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Nixon names two prominent St. Louisans to panel to find new DNR chief

Missouri Gov. Jay Nixon's office has just announced that he has appointed a nine-person search committee to look for a permanent replacement for Mark Templeton, the former head of the Missouri Department of Natural Resources, who resigned Monday.

The committee includes two St. Louisans:

-- Charles W. Burson, described as "senior professor of practice at Washington University School of Law and the former executive vice president, general counsel and secretary of Monsanto Co.";

-- Wayne Goode, a former veteran Democratic state senator representing part of north St. Louis County.

Nixon has named Kip Stetzler as DNR's acting director. Stetzler has been the director of Nixon's Western Regional Office in Kansas City.

Others named to the search panel, as announced by the governor:

--  Judith S. Heeter, of Kansas City, shareholder and director with the law firm of Shughart Thomson & Kilroy and former director of business affairs and licensing of the Major League Baseball Players Association;

--  William Jackson, of Brunswick, general manager of AGRI Services of Brunswick, an agriculture retail and fertilizer wholesale company;

--  Michael Middleton, of Columbia, deputy chancellor and professor of law at the University of Missouri School of Law;

--  David Murphy, of Jefferson City, executive director of the Conservation Federation of Missouri;

--  Timothy B. O’Reilly, of Springfield, a partner in the law firm of O’Reilly and Jensen;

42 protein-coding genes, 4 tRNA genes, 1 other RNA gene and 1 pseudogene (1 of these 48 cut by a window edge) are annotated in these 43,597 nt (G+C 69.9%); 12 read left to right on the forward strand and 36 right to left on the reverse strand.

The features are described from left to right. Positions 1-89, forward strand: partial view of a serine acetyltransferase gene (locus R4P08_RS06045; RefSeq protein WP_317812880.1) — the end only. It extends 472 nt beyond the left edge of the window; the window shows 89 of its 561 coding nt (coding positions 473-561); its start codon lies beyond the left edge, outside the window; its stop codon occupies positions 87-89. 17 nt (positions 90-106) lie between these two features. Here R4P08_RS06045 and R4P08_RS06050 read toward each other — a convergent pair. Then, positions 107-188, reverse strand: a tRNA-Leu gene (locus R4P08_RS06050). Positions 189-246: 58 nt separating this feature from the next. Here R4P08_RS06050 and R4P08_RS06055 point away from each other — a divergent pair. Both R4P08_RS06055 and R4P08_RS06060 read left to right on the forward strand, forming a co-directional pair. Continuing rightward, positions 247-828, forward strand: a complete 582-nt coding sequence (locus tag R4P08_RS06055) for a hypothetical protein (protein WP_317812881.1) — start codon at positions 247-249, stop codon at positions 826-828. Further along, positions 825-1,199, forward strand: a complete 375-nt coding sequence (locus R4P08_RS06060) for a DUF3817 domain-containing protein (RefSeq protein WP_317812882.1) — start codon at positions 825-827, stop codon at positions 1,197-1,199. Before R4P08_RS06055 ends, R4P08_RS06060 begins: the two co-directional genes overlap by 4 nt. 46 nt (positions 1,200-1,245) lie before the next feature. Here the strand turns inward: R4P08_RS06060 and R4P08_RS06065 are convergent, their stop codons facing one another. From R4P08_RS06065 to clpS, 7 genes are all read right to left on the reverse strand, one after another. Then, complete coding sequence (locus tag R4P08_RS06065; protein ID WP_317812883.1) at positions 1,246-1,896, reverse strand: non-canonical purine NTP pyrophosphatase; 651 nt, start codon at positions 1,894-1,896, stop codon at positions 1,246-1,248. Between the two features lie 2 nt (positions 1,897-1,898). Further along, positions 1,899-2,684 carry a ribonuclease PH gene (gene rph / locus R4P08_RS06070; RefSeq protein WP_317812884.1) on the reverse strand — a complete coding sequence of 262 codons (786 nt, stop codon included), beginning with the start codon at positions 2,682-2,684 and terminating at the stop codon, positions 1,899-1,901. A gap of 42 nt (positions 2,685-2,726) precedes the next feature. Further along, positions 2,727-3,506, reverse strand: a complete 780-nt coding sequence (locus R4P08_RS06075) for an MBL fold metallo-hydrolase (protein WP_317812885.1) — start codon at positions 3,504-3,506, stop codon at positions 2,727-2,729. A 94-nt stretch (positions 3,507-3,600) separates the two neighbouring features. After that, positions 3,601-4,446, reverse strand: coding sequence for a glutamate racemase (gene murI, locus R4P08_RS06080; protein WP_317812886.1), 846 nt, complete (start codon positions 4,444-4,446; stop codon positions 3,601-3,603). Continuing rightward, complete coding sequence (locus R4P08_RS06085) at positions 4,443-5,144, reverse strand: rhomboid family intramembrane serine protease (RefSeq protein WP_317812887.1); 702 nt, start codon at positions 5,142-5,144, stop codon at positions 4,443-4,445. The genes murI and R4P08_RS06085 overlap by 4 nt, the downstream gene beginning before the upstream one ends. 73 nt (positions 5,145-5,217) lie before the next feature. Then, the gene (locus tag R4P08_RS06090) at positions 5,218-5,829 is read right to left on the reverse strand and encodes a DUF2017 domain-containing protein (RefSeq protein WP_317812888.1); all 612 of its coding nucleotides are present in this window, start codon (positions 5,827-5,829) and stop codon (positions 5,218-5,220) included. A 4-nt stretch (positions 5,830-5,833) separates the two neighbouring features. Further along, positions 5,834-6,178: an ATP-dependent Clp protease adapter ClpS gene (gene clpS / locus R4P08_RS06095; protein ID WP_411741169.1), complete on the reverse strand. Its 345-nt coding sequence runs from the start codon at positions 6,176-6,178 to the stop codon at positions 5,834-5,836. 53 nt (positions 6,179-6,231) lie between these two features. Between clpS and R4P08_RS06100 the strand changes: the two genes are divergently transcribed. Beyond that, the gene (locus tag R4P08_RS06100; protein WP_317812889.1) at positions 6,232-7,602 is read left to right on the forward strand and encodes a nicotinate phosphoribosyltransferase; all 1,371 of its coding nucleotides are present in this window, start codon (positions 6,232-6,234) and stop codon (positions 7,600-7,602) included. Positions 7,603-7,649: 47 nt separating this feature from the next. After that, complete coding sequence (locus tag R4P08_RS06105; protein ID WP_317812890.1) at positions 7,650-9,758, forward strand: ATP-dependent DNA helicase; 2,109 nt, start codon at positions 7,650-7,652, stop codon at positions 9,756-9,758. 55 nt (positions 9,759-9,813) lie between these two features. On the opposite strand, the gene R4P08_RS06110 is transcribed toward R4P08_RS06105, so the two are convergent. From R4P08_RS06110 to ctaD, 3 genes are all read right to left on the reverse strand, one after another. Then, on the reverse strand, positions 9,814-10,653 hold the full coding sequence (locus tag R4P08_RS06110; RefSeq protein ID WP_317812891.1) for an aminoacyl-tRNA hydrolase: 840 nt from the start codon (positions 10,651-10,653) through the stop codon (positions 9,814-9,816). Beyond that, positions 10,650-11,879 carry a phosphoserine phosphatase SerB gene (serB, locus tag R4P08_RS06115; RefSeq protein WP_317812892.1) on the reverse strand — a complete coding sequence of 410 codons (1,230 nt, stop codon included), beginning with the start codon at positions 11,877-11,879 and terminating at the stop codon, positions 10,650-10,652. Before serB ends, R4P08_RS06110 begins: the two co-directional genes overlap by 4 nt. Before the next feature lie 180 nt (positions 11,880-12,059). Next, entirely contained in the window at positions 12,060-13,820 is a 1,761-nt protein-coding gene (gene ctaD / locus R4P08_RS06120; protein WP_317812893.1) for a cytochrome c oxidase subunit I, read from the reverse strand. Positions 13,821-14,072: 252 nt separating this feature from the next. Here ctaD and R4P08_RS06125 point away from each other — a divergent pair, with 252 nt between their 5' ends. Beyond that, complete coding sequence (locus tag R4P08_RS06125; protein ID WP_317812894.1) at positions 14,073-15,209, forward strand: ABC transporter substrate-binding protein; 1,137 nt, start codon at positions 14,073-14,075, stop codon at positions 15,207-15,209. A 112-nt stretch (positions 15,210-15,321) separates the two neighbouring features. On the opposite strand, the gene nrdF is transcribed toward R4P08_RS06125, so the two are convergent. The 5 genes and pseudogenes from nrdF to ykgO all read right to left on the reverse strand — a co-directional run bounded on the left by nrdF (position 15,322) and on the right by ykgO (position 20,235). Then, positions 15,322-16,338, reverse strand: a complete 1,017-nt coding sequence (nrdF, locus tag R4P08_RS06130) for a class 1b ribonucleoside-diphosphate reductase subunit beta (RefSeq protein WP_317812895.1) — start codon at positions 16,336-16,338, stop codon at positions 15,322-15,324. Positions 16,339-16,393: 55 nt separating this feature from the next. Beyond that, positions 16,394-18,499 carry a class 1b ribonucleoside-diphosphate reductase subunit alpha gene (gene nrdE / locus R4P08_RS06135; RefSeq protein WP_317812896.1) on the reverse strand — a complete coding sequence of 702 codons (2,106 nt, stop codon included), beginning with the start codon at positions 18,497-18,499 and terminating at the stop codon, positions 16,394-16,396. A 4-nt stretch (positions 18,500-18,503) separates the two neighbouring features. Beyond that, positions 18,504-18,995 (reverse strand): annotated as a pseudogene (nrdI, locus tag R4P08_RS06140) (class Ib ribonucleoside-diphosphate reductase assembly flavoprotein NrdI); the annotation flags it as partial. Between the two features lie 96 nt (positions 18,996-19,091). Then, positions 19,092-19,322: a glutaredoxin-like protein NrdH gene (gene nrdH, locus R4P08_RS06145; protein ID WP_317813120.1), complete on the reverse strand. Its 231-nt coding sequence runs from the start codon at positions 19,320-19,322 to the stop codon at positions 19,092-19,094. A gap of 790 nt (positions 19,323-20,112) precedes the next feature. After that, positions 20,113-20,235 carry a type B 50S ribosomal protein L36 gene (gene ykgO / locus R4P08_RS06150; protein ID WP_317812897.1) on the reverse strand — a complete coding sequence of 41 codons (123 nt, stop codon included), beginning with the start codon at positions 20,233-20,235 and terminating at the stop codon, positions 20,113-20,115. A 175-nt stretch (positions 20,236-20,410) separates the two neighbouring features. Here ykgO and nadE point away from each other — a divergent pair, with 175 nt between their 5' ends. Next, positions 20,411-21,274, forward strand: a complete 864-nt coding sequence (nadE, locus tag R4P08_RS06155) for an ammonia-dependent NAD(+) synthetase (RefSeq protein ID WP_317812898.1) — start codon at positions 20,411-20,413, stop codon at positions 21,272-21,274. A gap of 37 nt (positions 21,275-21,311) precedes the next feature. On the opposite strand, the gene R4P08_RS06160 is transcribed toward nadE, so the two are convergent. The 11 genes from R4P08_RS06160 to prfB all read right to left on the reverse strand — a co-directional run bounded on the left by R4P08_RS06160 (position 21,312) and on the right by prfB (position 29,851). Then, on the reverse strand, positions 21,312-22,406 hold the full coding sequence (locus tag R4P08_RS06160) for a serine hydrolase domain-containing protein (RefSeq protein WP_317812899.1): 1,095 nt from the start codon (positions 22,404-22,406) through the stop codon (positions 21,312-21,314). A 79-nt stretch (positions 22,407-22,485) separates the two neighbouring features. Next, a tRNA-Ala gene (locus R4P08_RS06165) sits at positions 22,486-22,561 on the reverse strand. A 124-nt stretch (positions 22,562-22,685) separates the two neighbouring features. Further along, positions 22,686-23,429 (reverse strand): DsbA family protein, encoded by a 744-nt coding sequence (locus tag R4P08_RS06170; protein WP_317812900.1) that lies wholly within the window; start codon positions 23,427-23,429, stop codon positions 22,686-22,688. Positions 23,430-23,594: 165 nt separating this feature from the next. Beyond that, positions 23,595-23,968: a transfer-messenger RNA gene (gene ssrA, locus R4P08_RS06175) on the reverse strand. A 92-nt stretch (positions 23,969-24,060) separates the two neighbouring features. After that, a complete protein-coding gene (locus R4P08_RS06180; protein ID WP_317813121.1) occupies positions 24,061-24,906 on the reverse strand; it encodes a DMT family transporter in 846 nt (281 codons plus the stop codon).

--  Warren K. Wray, of Rolla, a civil engineer who is provost and executive vice chancellor for academic affairs at Missouri University of Science and Technology; and

--  Karl Zobrist, of Kansas City, a partner in the law firm of Sonnenschein Nath & Rosenthal, specializing in the energy industry.

This article originally appeared in the St. Louis Beacon.

Jo Mannies has been covering Missouri politics and government for almost four decades, much of that time as a reporter and columnist at the St. Louis Post-Dispatch. She was the first woman to cover St. Louis City Hall, was the newspaper’s second woman sportswriter in its history, and spent four years in the Post-Dispatch Washington Bureau. She joined the St. Louis Beacon in 2009. She has won several local, regional and national awards, and has covered every president since Jimmy Carter. She scared fellow first-graders in the late 1950s when she showed them how close Alaska was to Russia and met Richard M. Nixon when she was in high school. She graduated from Valparaiso University in northwest Indiana, and was the daughter of a high school basketball coach. She is married and has two grown children, both lawyers. She’s a history and movie buff, cultivates a massive flower garden, and bakes banana bread regularly for her colleagues.